Now that is cost-effective!

Better Approach to Soft Tissue Injury

Musculoskeletal diseases, defined as injuries to the soft tissues, currently affect more than one out of every two persons in the U.S. age 18 and older, and nearly three out of four over the age of 65. Low back pain affects at least 80% of adults at some point, with an estimated annual cost of more than $100 billion. Trauma, back pain and arthritis — the three most common musculoskeletal conditions — are the most common reason for patient visits to physicians’ offices, emergency departments and hospitals every year. With the aging U.S. population, musculoskeletal diseases are becoming a greater burden every year.

A determination must be made if the pain generator is muscular or structural, and incorrect diagnoses can lead to inappropriate treatments and, in the worst case, unnecessary surgeries.

About 80% of healthcare and social costs related to low back pain are attributed to just 10% of patients with chronic pain and disability. This statistic suggests that improved interventions to reduce the recurrence of low back pain can underpin significant cost savings and improvement in patient outcomes.

The standard approach to managing soft tissue injuries is to obtain a medical history and perform a physical examination. Imaging or testing usually is not needed in the early phases of treatment. In most cases, the natural history of a soft tissue injury resolves without intervention.

There are excellent tools to diagnose structural abnormalities or nerve injuries. These include imaging studies, nerve condition tests and disograms. X-rays can be used to assess the possibility of fracture or dislocation. Nerve conduction studies may be used to localize nerve dysfunction.

But they are not adequate for soft tissue injury or functional assessments. MRI and CT scans, while excellent tests to evaluate structure, are generally static and not designed to assess muscle function dynamically. In addition, these standard tests all carry a high rate of false positives.

There is no magic bullet or one test that does everything. While many tests are good for what they are designed to evaluate, they are not appropriate to diagnose a soft tissue injury.

Enter electrodiagnostic functional assessment — EFA testing. The EFA is a diagnostic tool that combines and enhances five medically accepted tests: electromyography, range of motion, functional capacity evaluation, pinch and grip strength. The EFA is non-invasive and non-loading. The advantage the EFA presents over performing these tests individually is that it performs all tests simultaneously and in a dynamic fashion.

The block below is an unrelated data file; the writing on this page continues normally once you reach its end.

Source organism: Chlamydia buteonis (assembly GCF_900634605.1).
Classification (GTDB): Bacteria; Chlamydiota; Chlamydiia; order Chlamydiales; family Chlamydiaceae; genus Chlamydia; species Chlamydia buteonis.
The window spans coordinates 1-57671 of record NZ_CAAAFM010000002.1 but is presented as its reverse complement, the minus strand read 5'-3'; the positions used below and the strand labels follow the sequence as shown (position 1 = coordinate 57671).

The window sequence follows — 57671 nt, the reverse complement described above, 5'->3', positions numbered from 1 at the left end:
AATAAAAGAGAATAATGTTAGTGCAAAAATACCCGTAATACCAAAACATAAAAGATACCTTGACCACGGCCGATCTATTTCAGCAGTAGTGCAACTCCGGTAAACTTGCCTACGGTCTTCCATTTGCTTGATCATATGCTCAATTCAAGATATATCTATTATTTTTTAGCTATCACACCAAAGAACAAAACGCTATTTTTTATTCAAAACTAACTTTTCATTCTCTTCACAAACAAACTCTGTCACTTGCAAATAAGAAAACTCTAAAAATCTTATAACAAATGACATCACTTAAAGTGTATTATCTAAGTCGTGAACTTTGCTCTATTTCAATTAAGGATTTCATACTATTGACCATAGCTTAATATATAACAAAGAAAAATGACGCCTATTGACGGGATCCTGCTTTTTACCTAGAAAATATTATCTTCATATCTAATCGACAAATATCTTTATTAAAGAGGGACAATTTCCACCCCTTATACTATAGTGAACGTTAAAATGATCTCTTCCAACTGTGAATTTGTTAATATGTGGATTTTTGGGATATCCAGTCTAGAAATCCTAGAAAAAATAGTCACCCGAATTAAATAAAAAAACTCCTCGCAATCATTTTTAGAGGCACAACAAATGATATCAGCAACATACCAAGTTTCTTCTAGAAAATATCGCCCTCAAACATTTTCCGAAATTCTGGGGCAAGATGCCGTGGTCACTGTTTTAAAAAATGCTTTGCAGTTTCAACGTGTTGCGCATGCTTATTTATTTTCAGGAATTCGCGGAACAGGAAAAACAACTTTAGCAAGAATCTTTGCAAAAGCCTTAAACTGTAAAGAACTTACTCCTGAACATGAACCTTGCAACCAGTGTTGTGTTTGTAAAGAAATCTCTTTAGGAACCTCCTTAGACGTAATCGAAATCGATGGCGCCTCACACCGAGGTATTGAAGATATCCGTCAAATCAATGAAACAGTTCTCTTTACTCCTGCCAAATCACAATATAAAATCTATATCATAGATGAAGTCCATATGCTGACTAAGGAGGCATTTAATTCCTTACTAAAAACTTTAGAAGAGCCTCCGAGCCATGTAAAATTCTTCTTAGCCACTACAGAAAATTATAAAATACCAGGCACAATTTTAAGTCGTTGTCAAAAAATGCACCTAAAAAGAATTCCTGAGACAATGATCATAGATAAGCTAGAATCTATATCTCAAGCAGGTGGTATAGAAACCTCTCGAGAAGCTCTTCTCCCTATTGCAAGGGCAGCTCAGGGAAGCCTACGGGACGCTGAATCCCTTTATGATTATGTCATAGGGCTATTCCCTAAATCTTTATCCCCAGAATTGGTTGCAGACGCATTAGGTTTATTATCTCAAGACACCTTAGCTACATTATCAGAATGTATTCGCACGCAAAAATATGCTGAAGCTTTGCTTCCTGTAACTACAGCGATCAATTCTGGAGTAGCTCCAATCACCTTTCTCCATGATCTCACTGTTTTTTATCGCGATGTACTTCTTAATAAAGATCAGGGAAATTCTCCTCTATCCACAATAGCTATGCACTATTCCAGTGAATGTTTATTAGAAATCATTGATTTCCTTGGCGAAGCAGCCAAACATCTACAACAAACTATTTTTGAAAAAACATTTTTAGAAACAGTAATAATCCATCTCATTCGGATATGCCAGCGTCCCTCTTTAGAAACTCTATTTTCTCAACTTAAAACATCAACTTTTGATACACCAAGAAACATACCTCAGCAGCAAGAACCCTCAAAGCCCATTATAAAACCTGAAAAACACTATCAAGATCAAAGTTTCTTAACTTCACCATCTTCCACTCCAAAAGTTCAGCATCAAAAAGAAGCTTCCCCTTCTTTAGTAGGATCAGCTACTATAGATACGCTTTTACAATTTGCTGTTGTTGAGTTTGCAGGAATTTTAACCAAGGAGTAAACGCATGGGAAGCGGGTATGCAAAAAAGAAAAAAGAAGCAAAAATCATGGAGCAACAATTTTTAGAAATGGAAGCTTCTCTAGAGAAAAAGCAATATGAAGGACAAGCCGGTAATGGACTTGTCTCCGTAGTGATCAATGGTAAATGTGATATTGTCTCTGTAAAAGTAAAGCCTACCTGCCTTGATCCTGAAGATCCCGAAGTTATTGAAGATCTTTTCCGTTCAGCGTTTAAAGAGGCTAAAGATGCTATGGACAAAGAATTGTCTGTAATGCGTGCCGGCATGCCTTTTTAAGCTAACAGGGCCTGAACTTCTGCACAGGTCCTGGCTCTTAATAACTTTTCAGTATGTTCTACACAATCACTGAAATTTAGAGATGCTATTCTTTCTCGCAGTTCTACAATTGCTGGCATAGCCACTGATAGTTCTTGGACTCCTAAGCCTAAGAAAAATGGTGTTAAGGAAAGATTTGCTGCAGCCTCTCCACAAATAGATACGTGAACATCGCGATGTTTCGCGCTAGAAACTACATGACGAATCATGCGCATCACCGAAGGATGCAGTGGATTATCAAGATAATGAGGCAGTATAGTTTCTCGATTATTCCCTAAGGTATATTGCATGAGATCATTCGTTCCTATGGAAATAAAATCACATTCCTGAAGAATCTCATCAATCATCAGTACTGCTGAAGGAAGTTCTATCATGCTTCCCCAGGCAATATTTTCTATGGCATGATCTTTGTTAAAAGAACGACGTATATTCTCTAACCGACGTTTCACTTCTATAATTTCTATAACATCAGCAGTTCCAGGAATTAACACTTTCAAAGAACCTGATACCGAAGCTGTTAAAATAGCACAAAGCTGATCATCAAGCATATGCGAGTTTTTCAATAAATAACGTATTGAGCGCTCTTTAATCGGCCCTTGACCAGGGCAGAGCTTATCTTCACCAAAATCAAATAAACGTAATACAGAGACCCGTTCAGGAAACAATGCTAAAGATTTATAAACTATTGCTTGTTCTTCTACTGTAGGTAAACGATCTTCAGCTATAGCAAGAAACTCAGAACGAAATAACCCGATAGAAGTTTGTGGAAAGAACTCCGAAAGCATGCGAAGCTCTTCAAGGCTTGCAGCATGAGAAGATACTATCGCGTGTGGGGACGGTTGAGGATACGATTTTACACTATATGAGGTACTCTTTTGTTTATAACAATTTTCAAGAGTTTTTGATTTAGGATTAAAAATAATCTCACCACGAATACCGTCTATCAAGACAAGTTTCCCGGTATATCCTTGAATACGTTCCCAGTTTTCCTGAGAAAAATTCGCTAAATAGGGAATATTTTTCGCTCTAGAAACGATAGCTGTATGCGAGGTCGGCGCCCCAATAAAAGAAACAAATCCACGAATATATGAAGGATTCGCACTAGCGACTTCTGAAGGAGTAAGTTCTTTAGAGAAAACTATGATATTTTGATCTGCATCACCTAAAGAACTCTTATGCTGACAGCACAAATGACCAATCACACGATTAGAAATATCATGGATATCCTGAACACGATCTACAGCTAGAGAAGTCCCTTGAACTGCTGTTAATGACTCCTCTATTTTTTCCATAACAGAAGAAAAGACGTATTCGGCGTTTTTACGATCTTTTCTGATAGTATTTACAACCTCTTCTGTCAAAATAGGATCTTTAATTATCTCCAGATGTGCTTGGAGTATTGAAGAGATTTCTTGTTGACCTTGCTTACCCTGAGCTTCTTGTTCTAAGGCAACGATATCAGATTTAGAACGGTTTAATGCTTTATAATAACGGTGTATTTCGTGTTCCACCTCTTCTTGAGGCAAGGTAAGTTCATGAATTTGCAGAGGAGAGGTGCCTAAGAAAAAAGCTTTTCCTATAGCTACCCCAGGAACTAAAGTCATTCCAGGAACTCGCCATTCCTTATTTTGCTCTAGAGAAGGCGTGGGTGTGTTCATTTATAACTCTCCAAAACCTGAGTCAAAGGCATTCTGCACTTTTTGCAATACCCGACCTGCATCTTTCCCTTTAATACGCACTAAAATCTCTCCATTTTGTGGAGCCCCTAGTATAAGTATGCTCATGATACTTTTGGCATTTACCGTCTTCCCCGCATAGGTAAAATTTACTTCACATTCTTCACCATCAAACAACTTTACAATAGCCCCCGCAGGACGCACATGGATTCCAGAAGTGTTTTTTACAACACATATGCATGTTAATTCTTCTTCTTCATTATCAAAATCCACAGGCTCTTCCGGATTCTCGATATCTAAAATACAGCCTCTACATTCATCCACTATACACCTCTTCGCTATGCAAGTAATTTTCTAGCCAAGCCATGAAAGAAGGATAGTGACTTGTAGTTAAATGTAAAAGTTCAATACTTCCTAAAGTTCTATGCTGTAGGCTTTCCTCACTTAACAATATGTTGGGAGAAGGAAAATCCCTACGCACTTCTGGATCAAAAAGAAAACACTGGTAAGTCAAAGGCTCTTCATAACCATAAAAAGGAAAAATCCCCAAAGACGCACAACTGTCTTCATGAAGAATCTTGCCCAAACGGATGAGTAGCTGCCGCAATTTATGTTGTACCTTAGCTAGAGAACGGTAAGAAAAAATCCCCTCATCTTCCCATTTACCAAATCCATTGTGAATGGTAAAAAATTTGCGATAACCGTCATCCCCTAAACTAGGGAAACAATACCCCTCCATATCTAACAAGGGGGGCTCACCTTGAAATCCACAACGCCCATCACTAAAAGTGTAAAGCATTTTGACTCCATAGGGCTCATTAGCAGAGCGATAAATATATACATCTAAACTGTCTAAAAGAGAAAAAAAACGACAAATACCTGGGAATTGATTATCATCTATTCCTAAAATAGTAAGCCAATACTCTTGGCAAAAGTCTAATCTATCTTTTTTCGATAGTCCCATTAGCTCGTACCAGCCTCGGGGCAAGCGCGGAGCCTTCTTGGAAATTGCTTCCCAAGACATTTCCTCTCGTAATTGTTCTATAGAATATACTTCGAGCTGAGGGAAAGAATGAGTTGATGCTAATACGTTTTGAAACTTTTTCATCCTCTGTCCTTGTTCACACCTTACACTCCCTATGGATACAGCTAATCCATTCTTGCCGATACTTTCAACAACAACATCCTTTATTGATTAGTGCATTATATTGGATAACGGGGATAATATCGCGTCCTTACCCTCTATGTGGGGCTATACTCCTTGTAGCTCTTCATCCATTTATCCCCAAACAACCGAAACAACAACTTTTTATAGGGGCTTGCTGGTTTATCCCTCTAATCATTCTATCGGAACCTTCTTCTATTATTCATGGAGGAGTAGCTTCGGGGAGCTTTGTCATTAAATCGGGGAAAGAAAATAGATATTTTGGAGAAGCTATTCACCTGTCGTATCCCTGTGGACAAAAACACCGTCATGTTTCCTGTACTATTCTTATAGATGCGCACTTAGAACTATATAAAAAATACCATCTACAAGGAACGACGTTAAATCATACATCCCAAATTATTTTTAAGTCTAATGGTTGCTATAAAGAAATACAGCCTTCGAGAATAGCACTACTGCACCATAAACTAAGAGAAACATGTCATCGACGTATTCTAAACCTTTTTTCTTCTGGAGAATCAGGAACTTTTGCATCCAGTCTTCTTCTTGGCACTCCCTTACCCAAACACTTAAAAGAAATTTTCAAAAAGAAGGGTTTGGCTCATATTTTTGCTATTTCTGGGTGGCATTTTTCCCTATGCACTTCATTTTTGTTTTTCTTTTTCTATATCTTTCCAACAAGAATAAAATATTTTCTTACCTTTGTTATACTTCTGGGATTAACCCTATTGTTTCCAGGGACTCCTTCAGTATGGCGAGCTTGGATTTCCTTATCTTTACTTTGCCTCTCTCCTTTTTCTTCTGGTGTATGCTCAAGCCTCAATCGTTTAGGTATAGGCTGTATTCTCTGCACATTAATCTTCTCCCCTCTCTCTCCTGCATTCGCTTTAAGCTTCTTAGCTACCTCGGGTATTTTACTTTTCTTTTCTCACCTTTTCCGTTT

This equipment has a 510 (k) registration with the Food and Drug Administration as a Class II diagnostic device. Furthermore, the FDA has recognized in the intended use section that the technology can distinguish between acute and chronic pathology, is able to look at referred pain patterns and is useful with treatment recommendations and baseline testing.

Physicians encounter patients daily with complaints of injuries to the soft tissues, particularly the paraspinal muscles. In many cases, objective findings are obvious, but many patients may have injuries that are subtle but continue to cause symptoms. In other cases, the injuries may be less recent, and the physical findings may not be apparent. Direct palpation of soft tissues can, in some cases, reveal the nature or type of injury, but this manner of diagnosis relies on static testing. For some individuals, problems may only be encountered during activity. Measuring muscle activity during range-of-motion testing is difficult at best. The extent to which a patient exerts herself also presents a subjective bias with soft tissue injury.

Better outcomes will be demonstrated by using the correct tools to evaluate the underlying pathology. In Adam Seidner’s paper “Assessing disease and wellness in the occupational setting: Electrodiagnostic Functional Assessment from wired to wireless,” he demonstrated that, when the EFA was implemented as a case management tool, it enhanced the level of discussion among treating providers, injured workers and claim professionals. The study demonstrated that medical and lost wage payments to injured workers and their healthcare providers were 25% lower in the EFA group, for an average savings of $10,000 per claim versus the control group. Most importantly, the average return to work was 213 days in the EFA group versus 275 for the control group, or an average of 62 days sooner. The EFA was able to provide better diagnostic information on soft tissue injuries and return the individual back to activities of daily living sooner. Better patient care leads to better outcomes.

The EFA results are further demonstrated in the paper “Musculoskeletal disorders early diagnosis: A retrospective study in the occupational medicine setting.” The study found EFA test results affected the course of treatment, improved clinical and functional outcomes, increased patient satisfaction and decreased dispute litigation. In fact, 98 of the 100 cases resulted in return to maximum medical improvement with no rateable impairment and full release to active duty. Only 2% of the cases were challenged, and 98% of those in the EFA control group returned to their pre-injury jobs. These cases were tracked over a three-year period.